Smitherman looks to neighbourhood councils

New bodies would provide city hall with insight on local issues like the Lawrence Heights redevelopment

Mayoral candidate George Smitherman says that if elected he wants to give residents greater sway into local decisions by creating neighbourhood councils.

“I want to build a model of governance in Toronto that actually pushes power back to down to more of a neighbourhood level,” he told a Town Crier editorial board. “That’s the neighbourhood council proposal I’m going to be bringing forward soon.”

He says working with Regent Park residents as an MPP during the redevelopment process showed him the kind of input that community should have over local issues — a template he’d like to see followed with the Lawrence Heights project.

“I know what worked well (in Regent Park),” Smitherman said. “I know some of the challenges that have been there and I think that means that in a conversation like around Lawrence Heights, I can come and help engage the communities in that conversation very, very effectively.”

While Smitherman says that he supports the revitalization of community housing in principle, he says he’s concerned that Toronto Community Housing hasn’t done as good of a job with Lawrence Heights as it did with Regent Park.

“I’m not sure that the community in it’s entirety — and also the segments of the community — have had as full of an engagement as they did in the context that I know down in Regent Park and I think that’s an experience I can bring and actually help to improve the process overall.”

Smitherman said that retiring councillor Howard Moscoe pushed the revitalization plans forward prematurely so it work would begin before he left office.

“I think (Lawrence Heights Revitalization) was a rush job on the part of a retiring councillor who wanted (the revitalization) as a part of his legacy,” said Smitherman. “I have no doubt we’re going to need to circle back and make sure the principles associated with that redevelopment are sound.”

For a recap of the live blog of the George Smitherman editorial board click here.

About this article:

Posted: Oct 5 2010 6:26 pm
Filed in: NEWS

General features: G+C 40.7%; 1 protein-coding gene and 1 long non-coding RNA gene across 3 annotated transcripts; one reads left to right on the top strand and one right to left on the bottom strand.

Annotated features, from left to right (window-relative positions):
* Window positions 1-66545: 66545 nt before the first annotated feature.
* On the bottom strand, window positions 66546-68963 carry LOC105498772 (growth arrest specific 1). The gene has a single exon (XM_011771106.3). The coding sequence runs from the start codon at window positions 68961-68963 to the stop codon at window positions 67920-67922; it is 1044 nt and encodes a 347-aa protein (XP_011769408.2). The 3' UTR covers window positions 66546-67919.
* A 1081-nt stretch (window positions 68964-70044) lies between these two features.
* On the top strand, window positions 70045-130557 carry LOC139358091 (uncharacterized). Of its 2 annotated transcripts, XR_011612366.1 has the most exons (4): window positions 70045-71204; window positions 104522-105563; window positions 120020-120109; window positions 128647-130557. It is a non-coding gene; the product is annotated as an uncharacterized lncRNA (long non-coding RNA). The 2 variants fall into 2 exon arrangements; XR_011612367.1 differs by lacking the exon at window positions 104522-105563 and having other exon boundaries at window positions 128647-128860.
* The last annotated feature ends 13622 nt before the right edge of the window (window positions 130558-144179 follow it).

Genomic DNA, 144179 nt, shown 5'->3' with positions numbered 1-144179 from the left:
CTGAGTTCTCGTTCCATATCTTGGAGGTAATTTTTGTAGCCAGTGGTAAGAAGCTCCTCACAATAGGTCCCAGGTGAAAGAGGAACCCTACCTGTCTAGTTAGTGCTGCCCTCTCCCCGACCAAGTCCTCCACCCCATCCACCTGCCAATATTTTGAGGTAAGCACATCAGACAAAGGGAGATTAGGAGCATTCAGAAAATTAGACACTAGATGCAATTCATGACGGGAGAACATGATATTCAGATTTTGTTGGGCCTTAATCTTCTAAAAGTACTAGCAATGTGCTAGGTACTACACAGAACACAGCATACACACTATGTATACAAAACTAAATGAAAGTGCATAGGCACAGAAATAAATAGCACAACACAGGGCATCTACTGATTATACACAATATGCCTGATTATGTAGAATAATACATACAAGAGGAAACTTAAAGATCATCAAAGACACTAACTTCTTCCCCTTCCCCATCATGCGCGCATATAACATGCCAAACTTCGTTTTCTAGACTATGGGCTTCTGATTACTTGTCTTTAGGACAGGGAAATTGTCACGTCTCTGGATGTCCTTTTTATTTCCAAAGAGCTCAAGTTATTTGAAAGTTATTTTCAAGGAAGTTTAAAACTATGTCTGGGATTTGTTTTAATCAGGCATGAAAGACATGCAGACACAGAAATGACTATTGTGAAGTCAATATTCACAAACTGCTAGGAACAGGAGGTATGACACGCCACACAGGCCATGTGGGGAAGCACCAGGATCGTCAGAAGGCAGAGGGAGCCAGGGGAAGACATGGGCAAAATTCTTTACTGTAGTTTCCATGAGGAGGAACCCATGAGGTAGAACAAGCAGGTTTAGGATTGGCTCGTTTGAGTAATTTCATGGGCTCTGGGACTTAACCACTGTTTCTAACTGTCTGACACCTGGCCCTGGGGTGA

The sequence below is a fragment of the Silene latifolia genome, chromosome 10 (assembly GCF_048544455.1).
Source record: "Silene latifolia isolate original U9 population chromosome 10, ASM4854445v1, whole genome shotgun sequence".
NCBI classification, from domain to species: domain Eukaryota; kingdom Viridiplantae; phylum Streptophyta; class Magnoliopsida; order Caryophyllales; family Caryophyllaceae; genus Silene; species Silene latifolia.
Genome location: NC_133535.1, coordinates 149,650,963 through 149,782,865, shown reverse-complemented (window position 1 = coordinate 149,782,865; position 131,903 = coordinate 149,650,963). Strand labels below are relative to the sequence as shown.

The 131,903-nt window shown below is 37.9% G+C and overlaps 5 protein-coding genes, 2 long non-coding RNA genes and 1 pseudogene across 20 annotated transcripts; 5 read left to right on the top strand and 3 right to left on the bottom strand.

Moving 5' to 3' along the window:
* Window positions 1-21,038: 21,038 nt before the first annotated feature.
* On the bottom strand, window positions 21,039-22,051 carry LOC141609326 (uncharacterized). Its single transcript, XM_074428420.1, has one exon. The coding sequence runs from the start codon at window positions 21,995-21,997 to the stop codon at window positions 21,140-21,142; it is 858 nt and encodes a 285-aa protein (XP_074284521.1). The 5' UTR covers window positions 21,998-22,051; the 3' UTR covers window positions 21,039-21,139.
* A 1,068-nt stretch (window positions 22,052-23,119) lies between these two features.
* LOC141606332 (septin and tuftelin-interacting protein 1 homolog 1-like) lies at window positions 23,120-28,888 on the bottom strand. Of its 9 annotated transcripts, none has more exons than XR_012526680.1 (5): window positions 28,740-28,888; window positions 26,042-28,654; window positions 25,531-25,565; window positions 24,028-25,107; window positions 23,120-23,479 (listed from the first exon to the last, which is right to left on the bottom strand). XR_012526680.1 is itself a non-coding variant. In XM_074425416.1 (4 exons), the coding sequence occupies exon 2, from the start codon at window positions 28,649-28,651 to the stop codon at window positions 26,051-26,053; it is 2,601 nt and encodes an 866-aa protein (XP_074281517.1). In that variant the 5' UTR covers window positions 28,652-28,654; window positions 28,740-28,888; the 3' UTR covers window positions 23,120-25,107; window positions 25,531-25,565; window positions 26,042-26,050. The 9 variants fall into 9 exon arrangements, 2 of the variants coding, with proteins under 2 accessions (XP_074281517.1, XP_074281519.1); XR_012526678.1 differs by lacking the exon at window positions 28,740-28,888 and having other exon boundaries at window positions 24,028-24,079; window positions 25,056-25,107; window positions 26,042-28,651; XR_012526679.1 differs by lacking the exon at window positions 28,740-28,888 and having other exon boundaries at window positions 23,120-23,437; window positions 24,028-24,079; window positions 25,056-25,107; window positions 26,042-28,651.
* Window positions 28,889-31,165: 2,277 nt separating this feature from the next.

Edition: Toronto

2 thoughts on “Smitherman looks to neighbourhood councils

  • October 6, 2010 at 10:17 pm

    Other problems with Lawrence Heights:

    The City needs to consult neighbours south of Lawrence Heights who were inexcusably left out of the consultation process, and who will bear the brunt of the density explosion.

    Contrary to Moscoe’s claims that the high density will be subway centred, current plans call for tall 6-8 storey buildings close to existing low rise neighbourhoods which will hurt those neighbourhoods and create inevitable pressure to open new motor vehicle connections to surrounding neighbourhoods.

    Moscoe claimed “The amount of parkland serving this neighbourhood will double”. In fact Lawrence Heights will gain park space but surrounding neighbourhoods will lose park space, (e.g. south end of Baycrest Park). The main park in Lawrence Heights will be straddle the highway rather than being positioned to serve multiple neighbourhoods. The plan needs to be revised so that surrounding neighbourhoods do not lose park space, and so that new parks in Lawrence Heights are positioned closer to surrounding neighbourhoods to serve everyone.

  • October 6, 2010 at 10:07 pm

    The City’s plan to increase six-fold the current density of Lawrence Heights will hurt those who live there as well as surrounding neighbourhoods. The approved plan authorizes an increase from 1200 units to 7500 units in Lawrence Heights, the size of a small city in the space of a few blocks! Councillor Moscoe rushed this plan through Council in July over strong neighbourhood objections. Now he is retired and will not take political responsibility for this harmful plan.

    Replacing social housing should be covered by reserve funds and not be financed by privatizing public lands and intensifying their density like this at the expense of all local residents, in Lawrence Heights and surrounding neighbourhoods.

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